A common knee problem experienced by individuals is a torn meniscus, the cartilage that acts as a pad that mitigates pressure on the joint during strenuous leg activities.  When the meniscus is injured, pain and discomfort are common symptoms; in extreme cases, swelling and tautness are visible and the person will have a hard time bending his knees.  Due to these physical warning signs, the injury is often confused with arthritis and the patient would resort to taking pain killers instead of having the area checked by a physician.


To help you take the guesswork out of the equation, here are common signs and symptoms of an injured meniscus:

  1. A minor tear exhibits pain and swelling but not enough to keep the person from walking and running. Given the proper care and rest, the symptoms subside in two or three weeks.  In most cases, the individual would not even know that he had a minor knee injury unless an x-ray is done on the affected area.
  1. Inflexibility of the knee, apart from the common pain and swelling, is usually observed for moderate tears. Pain is localized on the side and center of the knee, causing the person a slight limp in his gait.  The patient is strongly encouraged to refrain from activities that might cause him to accidentally twist his knee.  The pain and swelling may subside but could come back whenever the knee is subjected to too much pressure, including significant weight gain of the patient.
  1. Popping and locking of the knee could mean a severe case of a meniscus tear. These are caused by torn cartilages that have moved to the joint space, making it difficult to straighten the knee after prolonged sitting or squatting.  This type of meniscus injury may take the patient by surprise as the knee may give way without warning.  You need to be given the proper medication and knee support to avoid accidents that may permanently damage your joints.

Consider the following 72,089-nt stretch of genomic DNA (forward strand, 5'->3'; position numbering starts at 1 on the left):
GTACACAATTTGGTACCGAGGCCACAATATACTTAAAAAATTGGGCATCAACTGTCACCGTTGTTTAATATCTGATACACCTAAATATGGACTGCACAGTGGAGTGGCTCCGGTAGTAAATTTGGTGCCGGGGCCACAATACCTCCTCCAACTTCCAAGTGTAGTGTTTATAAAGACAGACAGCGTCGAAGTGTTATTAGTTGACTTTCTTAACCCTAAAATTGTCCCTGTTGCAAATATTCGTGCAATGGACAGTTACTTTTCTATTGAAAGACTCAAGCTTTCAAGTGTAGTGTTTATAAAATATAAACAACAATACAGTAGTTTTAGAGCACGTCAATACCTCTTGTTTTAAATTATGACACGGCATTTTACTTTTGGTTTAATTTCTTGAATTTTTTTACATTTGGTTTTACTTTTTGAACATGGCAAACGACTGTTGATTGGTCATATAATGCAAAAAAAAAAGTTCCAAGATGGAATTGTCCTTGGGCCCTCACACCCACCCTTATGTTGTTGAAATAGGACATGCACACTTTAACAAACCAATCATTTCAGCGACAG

The person’s regular activities, profession, health condition, and especially age, all come into play in determining the causes and cures of an injured knee.  It is best to see your doctor when you notice recurring discomfort, pain, and swelling in the area.

There are different methods to address this type of knee injury and a doctor would exhaust all efforts to keep the patient from going under the knife.  Most meniscus injuries heal on its own as long as it is given the proper care and rest that the damage normally requires.  A surgery may be needed if the doctor finds that leaving your injury to repair by itself may pose more complications.  Extreme cases of wounded cartilages not addressed properly graduate to osteoarthritis which may eventually cripple the patient.

As always, prevention is better than cure.  Take care of your knees with proper diet, exercise, and rest.  Nothing beats standing on your own two feet.